An underrated country gaining appreciation for superior wines made from indigenous varieties, Austria should be on the radar of anyone who loves bright, elegant wines. These food-friendly, cool-climate reds and whites are quintessentially European in style with racy acidity, moderate alcohol, and tart, fresh fruit flavors. After recovering from serious vineyard decimation during First and Second World Wars, the Austrian wine industry succumbed to an unfortunate scandal in 1985 when a small group of deceitful winemakers were discovered to have been lacing dessert wines with diethylene glycol to mimic the textural effects of botrytis. The country’s credibility as a wine region took a serious hit, and in order to rebuild trust, strict regulations for quality standards were put into place. Today, Austrian wines are prized for their near-uniform dedication to excellence, and it is now difficult to find a bad bottle.
Rather than joining in on the worldwide trend to plant international varieties, Austria has chosen to stake its reputation mainly on its native grapes. Grüner Veltliner, known for its racy acidity and vegetal and peppery aromatics, is the most important, comprising nearly a third of Austrian wines. Riesling in Austria is high in quality but not quantity, planted on less than 5% of the country’s vineyard land. Unlike their German counterparts, Austrian Rieslings are almost always dry, with higher alcohol, slightly lower acidity, and flavors that lean more toward the citrus end of the fruit spectrum. Field blends of these two grapes along with Pinot Blanc and other white varieties known as Gemischter Satz are popular for daily consumption in Vienna. Red wines include light, tart-fruited Zweigelt, juicy and spicy Blaufränkisch, and Pinot-Noir-like Saint Laurent.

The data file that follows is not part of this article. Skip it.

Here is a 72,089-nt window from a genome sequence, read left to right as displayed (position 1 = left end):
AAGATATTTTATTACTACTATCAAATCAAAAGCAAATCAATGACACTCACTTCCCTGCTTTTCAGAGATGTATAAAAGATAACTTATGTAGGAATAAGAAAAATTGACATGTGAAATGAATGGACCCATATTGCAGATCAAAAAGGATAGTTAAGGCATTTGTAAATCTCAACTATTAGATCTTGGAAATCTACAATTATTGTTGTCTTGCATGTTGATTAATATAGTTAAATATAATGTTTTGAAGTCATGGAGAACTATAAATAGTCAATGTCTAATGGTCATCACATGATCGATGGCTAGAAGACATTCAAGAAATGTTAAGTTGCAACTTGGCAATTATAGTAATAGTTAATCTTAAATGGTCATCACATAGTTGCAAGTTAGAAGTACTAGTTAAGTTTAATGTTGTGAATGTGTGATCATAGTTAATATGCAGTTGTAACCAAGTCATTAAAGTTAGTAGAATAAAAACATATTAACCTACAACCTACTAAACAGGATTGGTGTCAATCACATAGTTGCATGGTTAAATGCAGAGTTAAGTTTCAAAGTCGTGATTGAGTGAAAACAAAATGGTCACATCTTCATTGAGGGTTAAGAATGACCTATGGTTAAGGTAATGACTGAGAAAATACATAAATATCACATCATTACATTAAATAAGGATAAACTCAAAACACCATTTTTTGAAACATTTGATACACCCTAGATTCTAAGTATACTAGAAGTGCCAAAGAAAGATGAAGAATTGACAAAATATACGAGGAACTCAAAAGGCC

Difficult to pronounce yet delightfully easy to drink...
Difficult to pronounce yet delightfully easy to drink, Grüner Veltliner is indigenous to Austria, where it has long maintained its status as the nation’s most important white grape. It became trendy among America’s wine elite in the mid-twenty first century, and has since proven itself to be more than just a fad, becoming a mainstay on the shelves of wine shops and the pages of restaurant wine lists for those who enjoy a crisp and refreshing yet serious white wine. Grüner Veltliner performs well in cool climates, and is gaining ground in chillier pockets of California and New York’s Finger Lakes.
In the Glass
Crisp and refreshing with plenty of lively acidity, Grüner Veltliner is marked by telltale notes of white pepper and a slight vegetal quality reminiscent of green beans, as well as a streak of minerality. When less ripe, it leans toward the lemon/lime end of the fruit spectrum, while additional hangtime at harvest can lend notes of pink grapefruit and even stone fruit. A hint of spritz on the palate is not unusual.
Grüner Veltliner is a wonderfully versatile wine—it can pair with just about any lighter fare, from seafood to poultry to complex salads. It even works with spicy foods, and can be a classic pairing with Asian dishes.
When it comes to foods that are notoriously difficult to pair, Grüner Veltliner has been known to step in and save the day. The sulfur compounds naturally present in asparagus can imbue a wine with a highly unpleasant metallic taste, while artichokes’ cynarin compound typically cause the taste of a wine to turn unpalatably sweet. Grüner Veltliner not only manages to avoid these issues, but actually serves to complement these foods with its sharp, pungent, vegetal flavors.